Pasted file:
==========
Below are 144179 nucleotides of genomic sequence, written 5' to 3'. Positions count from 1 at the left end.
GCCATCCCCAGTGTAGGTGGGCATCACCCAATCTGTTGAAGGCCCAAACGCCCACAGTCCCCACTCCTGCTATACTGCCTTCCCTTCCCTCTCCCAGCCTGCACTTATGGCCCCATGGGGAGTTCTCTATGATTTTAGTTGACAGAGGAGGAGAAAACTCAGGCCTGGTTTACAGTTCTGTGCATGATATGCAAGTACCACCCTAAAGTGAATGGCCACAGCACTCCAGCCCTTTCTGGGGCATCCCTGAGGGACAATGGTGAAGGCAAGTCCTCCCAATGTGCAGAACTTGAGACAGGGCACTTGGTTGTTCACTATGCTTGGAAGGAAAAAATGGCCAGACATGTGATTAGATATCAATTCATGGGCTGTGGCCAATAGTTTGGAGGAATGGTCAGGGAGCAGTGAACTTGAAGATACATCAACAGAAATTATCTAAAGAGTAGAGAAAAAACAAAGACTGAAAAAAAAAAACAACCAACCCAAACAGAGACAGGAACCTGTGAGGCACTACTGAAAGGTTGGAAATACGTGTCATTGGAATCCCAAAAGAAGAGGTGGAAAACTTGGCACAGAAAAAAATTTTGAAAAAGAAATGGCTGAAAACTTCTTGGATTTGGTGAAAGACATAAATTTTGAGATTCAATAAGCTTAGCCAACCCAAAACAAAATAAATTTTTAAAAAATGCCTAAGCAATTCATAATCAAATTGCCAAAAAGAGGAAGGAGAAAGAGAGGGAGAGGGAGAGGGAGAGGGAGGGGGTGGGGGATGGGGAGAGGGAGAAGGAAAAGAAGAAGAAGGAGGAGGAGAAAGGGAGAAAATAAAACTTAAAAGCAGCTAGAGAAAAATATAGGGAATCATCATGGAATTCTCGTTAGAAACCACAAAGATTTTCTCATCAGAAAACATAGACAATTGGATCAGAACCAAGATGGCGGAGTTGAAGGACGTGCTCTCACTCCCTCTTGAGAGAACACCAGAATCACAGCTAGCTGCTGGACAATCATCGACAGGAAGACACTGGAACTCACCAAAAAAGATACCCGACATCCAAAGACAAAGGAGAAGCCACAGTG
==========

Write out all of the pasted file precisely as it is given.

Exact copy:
Below are 144179 nucleotides of genomic sequence, written 5' to 3'. Positions count from 1 at the left end.
GCCATCCCCAGTGTAGGTGGGCATCACCCAATCTGTTGAAGGCCCAAACGCCCACAGTCCCCACTCCTGCTATACTGCCTTCCCTTCCCTCTCCCAGCCTGCACTTATGGCCCCATGGGGAGTTCTCTATGATTTTAGTTGACAGAGGAGGAGAAAACTCAGGCCTGGTTTACAGTTCTGTGCATGATATGCAAGTACCACCCTAAAGTGAATGGCCACAGCACTCCAGCCCTTTCTGGGGCATCCCTGAGGGACAATGGTGAAGGCAAGTCCTCCCAATGTGCAGAACTTGAGACAGGGCACTTGGTTGTTCACTATGCTTGGAAGGAAAAAATGGCCAGACATGTGATTAGATATCAATTCATGGGCTGTGGCCAATAGTTTGGAGGAATGGTCAGGGAGCAGTGAACTTGAAGATACATCAACAGAAATTATCTAAAGAGTAGAGAAAAAACAAAGACTGAAAAAAAAAAACAACCAACCCAAACAGAGACAGGAACCTGTGAGGCACTACTGAAAGGTTGGAAATACGTGTCATTGGAATCCCAAAAGAAGAGGTGGAAAACTTGGCACAGAAAAAAATTTTGAAAAAGAAATGGCTGAAAACTTCTTGGATTTGGTGAAAGACATAAATTTTGAGATTCAATAAGCTTAGCCAACCCAAAACAAAATAAATTTTTAAAAAATGCCTAAGCAATTCATAATCAAATTGCCAAAAAGAGGAAGGAGAAAGAGAGGGAGAGGGAGAGGGAGAGGGAGGGGGTGGGGGATGGGGAGAGGGAGAAGGAAAAGAAGAAGAAGGAGGAGGAGAAAGGGAGAAAATAAAACTTAAAAGCAGCTAGAGAAAAATATAGGGAATCATCATGGAATTCTCGTTAGAAACCACAAAGATTTTCTCATCAGAAAACATAGACAATTGGATCAGAACCAAGATGGCGGAGTTGAAGGACGTGCTCTCACTCCCTCTTGAGAGAACACCAGAATCACAGCTAGCTGCTGGACAATCATCGACAGGAAGACACTGGAACTCACCAAAAAAGATACCCGACATCCAAAGACAAAGGAGAAGCCACAGTG